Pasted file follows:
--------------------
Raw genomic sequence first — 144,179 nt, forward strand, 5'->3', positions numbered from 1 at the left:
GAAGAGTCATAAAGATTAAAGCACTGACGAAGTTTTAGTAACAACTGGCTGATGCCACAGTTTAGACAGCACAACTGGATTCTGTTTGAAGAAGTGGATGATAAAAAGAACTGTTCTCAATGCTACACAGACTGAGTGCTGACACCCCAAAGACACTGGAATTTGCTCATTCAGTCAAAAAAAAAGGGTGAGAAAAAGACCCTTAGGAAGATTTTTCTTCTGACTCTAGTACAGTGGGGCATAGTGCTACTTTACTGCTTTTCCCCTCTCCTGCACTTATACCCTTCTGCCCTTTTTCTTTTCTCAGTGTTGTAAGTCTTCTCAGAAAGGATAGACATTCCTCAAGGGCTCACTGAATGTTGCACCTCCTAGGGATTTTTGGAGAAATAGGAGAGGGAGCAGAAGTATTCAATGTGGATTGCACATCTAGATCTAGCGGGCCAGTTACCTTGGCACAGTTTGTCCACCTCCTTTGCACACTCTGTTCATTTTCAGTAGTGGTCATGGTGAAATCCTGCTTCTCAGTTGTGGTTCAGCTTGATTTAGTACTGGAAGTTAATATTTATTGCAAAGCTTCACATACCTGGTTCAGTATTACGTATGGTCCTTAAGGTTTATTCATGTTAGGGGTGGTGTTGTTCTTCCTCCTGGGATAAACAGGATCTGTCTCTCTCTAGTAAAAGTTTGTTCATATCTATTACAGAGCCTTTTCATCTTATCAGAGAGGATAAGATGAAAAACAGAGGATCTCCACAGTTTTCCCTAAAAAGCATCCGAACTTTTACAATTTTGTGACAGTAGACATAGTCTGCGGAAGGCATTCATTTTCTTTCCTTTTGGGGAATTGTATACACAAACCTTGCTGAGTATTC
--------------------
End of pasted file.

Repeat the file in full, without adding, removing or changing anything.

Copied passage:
Raw genomic sequence first — 144,179 nt, forward strand, 5'->3', positions numbered from 1 at the left:
GAAGAGTCATAAAGATTAAAGCACTGACGAAGTTTTAGTAACAACTGGCTGATGCCACAGTTTAGACAGCACAACTGGATTCTGTTTGAAGAAGTGGATGATAAAAAGAACTGTTCTCAATGCTACACAGACTGAGTGCTGACACCCCAAAGACACTGGAATTTGCTCATTCAGTCAAAAAAAAAGGGTGAGAAAAAGACCCTTAGGAAGATTTTTCTTCTGACTCTAGTACAGTGGGGCATAGTGCTACTTTACTGCTTTTCCCCTCTCCTGCACTTATACCCTTCTGCCCTTTTTCTTTTCTCAGTGTTGTAAGTCTTCTCAGAAAGGATAGACATTCCTCAAGGGCTCACTGAATGTTGCACCTCCTAGGGATTTTTGGAGAAATAGGAGAGGGAGCAGAAGTATTCAATGTGGATTGCACATCTAGATCTAGCGGGCCAGTTACCTTGGCACAGTTTGTCCACCTCCTTTGCACACTCTGTTCATTTTCAGTAGTGGTCATGGTGAAATCCTGCTTCTCAGTTGTGGTTCAGCTTGATTTAGTACTGGAAGTTAATATTTATTGCAAAGCTTCACATACCTGGTTCAGTATTACGTATGGTCCTTAAGGTTTATTCATGTTAGGGGTGGTGTTGTTCTTCCTCCTGGGATAAACAGGATCTGTCTCTCTCTAGTAAAAGTTTGTTCATATCTATTACAGAGCCTTTTCATCTTATCAGAGAGGATAAGATGAAAAACAGAGGATCTCCACAGTTTTCCCTAAAAAGCATCCGAACTTTTACAATTTTGTGACAGTAGACATAGTCTGCGGAAGGCATTCATTTTCTTTCCTTTTGGGGAATTGTATACACAAACCTTGCTGAGTATTC